The La County Sheriff is expected to release a report of the Tiger Woods crash on Wednesday

It is not expected that new important information will be provided as to what caused Woods to clear the road and overturn it, officials said.


The Los Angeles County Sheriff's Department is expected to release a report on a crash in February that seriously injured golfing Tiger Woods, law enforcement officials said on Monday.

The "accident report" is not expected to provide new information on what caused Woods to drive down a road in Southern California, officials said.

Los Angeles Sheriff County Sheriff Alex Villanueva said last week investigators found the cause of Woods hitting the center, crossing traffic lanes, hitting a sidewalk and hitting a tree before his SUV overturned in a morning accident. But he said details would not be released, citing unspecified private concerns.

Woods, 45, was injured several times and underwent emergency surgery after a single car accident on February 23 at the border of Rolling Hills Estates and Rancho Palos Verdes, in the Los Angeles area.

Woods regained consciousness before the deputies arrived but said he did not remember coming behind the wheel, records show.

"The deputies asked him how the collision happened. The driver said he did not know and did not even remember driving," the affidavit said.

The Los Angeles Regional Attorney's Office said the sheriff's department had never referred any criminal charges that could have been filed.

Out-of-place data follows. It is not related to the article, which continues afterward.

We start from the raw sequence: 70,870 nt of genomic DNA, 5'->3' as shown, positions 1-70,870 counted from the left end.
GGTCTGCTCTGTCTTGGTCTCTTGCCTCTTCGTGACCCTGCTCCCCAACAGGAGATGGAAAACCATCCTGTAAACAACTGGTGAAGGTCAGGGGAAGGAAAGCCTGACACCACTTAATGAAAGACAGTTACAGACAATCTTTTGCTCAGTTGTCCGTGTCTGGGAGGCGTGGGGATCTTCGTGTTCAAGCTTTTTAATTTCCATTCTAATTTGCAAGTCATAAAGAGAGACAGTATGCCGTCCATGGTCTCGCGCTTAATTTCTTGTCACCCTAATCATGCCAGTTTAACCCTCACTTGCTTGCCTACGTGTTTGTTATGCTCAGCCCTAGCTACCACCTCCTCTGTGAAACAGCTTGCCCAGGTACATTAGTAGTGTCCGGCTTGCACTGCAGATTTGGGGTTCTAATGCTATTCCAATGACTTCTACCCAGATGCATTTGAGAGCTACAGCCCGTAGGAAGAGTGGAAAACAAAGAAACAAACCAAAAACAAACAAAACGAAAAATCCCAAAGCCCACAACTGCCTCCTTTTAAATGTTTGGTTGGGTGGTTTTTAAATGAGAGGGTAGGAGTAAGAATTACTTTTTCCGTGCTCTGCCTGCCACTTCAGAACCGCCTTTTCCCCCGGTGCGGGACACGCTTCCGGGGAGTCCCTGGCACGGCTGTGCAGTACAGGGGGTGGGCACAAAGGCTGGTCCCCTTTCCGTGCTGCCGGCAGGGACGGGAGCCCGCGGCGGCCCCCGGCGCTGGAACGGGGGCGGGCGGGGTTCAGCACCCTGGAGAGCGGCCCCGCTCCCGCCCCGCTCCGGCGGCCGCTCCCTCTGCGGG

Villanueva has been criticized for calling the accident "accidental" and that there is no evidence of disability.

Investigators did not seek a warrant for the search for Woods' blood samples, which may have been tested for drugs and alcohol. In 2017, Woods tested himself at a clinic for medical attention after being charged with a DUI in Florida.

Investigators obtained a search warrant for the recorder, or black box, of the 2021 Genesis GV80 SUV.

Villanueva said investigators needed permission from Woods to release information about the accident.

"We have contacted Tiger Woods and his staff," Villanueva said last week. "There are privacy issues regarding the release of information about the investigation, so we will ask them if they are leaving a secret, and then we will be able to release all information about the risk."

Woods suffered an injury to his right leg in the crash. Sticks were used, and nails and screws were used to stabilize the ankle and foot injuries. He also suffered facial expressions.

He was treated in California and returned to his home in Florida last month to recover, he said.

Woods is regarded as one of the greatest golfers. He has won 82 tournaments, was heavily involved in his career with Sam Snead, and has won 15 major tournaments, following Jack Nicklaus.